You’ve worked hours writing your corporate e-newsletter creating snappy blurbs to catch your audience’s attention. Once it hits your readers’ inboxes, you breathe a sigh of relief.  As you wait to see who opens the newsletter, you may wonder if you’re truly connecting with your customers. While email marketing may be a piece of your strategy, there’s a better way to approach digital communications to foster a relationship between your organization and its stakeholders. It’s called brand journalism, and you’ve likely heard of it if you follow the latest trends. But it’s more than a trend, it’s a way to turn customers into loyalists.

In 2004, McDonald’s former chief marketing officer, Larry Light, shifted their corporate communications strategy to brand journalism, defining it as a way to chronicle “what happens to a brand in the world.”[1] Light noted an important turning point in digital communications, moving away from putting the focus on the company’s products and accolades to placing the audience at the center—not just the company.  In the “selfie” era, your audience might not care about your latest award or newest product; they desire captivating stories to satisfy their own interests.

So, how do you get started? Below I’ve outlined a few steps to utilize brand journalism in your corporate communications.

#1: Creep your peeps.

To create consumable content, you need to have a good understanding of who your “peeps” are and what they find interesting. What type of stories will your audience find compelling? What information are they seeking? You can explore your audience’s interests through surveys and focus groups to see what type of content attracts your readers. You might even create a buyer persona that compiles demographic information, attitudes and behaviors. And, if you don’t have a buyer persona, Pivot PR can certainly help you create one (insert shameless plug) to establish a foundation for your program.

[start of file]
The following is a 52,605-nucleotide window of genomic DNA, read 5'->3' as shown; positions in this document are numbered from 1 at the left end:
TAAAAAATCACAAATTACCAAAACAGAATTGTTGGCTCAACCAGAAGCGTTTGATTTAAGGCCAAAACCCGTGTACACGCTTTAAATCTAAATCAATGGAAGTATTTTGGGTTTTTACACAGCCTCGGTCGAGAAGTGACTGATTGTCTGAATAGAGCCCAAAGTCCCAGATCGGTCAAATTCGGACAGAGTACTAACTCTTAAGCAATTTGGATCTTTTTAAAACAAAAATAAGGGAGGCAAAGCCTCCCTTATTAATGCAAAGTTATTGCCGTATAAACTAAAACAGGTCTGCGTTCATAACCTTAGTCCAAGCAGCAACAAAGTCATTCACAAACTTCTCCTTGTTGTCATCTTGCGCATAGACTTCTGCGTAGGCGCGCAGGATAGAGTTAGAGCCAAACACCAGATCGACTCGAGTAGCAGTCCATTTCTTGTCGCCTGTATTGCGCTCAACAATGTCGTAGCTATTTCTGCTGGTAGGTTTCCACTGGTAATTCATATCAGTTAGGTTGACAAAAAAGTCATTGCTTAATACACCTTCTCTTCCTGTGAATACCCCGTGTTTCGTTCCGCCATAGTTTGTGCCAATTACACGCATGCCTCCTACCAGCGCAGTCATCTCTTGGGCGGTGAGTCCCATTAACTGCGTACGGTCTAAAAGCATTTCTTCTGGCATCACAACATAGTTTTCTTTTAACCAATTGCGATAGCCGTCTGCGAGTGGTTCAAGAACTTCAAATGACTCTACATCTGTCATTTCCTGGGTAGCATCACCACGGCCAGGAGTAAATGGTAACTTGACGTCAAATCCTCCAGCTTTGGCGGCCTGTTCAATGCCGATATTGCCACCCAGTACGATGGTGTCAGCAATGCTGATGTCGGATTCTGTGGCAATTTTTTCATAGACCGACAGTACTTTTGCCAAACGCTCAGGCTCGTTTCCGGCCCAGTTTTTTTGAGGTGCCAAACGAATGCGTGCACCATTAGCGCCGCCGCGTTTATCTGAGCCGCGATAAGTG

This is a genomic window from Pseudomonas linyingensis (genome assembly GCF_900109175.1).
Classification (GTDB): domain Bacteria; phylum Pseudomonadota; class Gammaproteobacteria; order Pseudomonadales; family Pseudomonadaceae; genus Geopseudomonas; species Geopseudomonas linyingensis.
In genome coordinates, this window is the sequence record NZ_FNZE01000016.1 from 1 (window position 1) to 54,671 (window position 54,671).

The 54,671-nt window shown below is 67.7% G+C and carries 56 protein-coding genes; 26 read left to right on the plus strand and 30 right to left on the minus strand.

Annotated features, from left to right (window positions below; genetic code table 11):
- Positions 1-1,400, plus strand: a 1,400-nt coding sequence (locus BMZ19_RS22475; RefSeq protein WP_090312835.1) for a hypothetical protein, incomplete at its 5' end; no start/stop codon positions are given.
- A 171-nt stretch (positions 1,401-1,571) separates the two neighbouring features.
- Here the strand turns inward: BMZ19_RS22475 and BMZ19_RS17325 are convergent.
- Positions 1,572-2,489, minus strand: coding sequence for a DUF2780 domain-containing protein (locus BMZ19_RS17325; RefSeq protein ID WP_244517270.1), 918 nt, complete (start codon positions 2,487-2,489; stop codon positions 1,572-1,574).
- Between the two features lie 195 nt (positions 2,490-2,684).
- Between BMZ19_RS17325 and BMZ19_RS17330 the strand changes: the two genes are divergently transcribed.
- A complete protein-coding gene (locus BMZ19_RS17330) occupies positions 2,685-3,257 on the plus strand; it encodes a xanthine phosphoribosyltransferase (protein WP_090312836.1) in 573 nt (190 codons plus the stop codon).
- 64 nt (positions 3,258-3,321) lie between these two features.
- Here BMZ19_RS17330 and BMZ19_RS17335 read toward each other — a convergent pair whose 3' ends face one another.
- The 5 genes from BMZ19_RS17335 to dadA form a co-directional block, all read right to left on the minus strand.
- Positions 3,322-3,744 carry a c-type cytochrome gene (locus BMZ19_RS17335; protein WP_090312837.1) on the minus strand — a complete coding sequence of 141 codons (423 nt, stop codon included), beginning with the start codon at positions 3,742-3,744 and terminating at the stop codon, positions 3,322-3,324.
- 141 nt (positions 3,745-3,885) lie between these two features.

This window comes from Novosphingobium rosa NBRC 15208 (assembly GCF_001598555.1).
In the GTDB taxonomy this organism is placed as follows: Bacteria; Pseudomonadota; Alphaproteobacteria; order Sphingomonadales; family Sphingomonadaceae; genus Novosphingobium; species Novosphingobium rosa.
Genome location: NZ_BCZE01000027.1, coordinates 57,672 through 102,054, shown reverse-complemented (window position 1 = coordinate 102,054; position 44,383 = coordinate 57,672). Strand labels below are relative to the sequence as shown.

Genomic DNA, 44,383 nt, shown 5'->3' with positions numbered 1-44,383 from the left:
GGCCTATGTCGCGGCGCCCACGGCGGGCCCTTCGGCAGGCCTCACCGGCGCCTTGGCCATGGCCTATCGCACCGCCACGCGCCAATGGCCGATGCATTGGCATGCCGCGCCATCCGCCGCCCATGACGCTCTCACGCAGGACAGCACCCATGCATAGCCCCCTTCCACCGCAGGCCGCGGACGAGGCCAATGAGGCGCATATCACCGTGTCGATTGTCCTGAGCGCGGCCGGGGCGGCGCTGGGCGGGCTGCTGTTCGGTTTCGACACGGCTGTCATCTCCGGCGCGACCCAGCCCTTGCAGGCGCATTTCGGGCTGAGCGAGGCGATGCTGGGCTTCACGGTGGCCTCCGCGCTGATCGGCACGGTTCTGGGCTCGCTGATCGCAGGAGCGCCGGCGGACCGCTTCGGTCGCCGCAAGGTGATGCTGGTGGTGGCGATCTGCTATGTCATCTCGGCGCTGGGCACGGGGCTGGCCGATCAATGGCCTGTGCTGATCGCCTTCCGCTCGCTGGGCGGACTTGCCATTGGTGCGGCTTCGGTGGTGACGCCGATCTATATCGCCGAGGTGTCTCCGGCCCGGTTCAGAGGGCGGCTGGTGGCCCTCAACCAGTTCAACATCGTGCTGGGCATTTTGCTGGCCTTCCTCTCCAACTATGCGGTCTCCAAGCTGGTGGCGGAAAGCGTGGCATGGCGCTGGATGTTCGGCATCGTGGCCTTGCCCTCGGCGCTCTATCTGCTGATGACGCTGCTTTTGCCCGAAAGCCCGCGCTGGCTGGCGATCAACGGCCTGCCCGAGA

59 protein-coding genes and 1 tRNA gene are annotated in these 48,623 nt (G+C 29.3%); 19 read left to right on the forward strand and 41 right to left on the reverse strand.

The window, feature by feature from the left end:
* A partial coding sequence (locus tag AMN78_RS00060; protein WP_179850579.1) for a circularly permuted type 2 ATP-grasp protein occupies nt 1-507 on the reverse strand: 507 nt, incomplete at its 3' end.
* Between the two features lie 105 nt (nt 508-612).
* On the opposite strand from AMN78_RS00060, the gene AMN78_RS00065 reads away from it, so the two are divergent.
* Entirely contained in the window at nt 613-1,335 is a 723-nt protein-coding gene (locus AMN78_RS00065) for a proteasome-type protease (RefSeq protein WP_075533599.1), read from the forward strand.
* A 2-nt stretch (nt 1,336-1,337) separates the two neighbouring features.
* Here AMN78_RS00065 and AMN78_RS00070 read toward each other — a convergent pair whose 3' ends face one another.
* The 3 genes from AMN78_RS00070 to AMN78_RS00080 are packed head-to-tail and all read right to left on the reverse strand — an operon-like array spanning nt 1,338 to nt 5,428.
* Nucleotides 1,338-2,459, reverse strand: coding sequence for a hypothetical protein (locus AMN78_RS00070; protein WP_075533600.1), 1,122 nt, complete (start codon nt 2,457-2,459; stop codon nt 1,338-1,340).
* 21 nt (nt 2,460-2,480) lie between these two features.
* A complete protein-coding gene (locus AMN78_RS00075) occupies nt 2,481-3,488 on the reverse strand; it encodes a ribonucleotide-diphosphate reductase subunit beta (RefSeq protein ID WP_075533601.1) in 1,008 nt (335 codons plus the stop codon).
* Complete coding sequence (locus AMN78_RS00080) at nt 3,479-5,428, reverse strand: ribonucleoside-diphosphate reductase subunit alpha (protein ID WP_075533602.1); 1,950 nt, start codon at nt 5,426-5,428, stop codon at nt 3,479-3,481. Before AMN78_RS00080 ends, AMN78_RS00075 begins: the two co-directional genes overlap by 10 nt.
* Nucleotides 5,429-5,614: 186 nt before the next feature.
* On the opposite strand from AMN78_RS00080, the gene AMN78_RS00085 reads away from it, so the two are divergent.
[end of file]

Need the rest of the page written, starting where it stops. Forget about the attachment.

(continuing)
#2: Summon your inner Walter Cronkite.

Once you know what type of content your audience appreciates, put yourself in the shoes of a journalist. Think of how renowned journalists, like Cronkite, told (or tell) gripping stories. Think through the riveting stories that might live behind your company’s walls. Research and report on human interest stories while avoiding content that puts the focus on the organization.

#3: Share. Share. Share.

Once you know your readers and a content plan, think through the channels you will use to reach your audience. Some organizations like Duke Energy and Coca-Cola maintain their own news websites that operate like a media outlet. If you don’t have the ability to create a news site, think through the different digital tools you currently use such as e-newsletters, blogs and social media. Take an integrated approach to sharing your stories through these outlets.

#4: Test and learn.

As you start to share these stories, be sure to measure how well they perform. The number of page views the story receives and the number of times it’s shared on social media will help you understand what’s performing the best and resonating with your readers. Engage with those who comment on your stories, and be sure to take note of the sentiment of the comments to help adjust your writing style or subject in the future.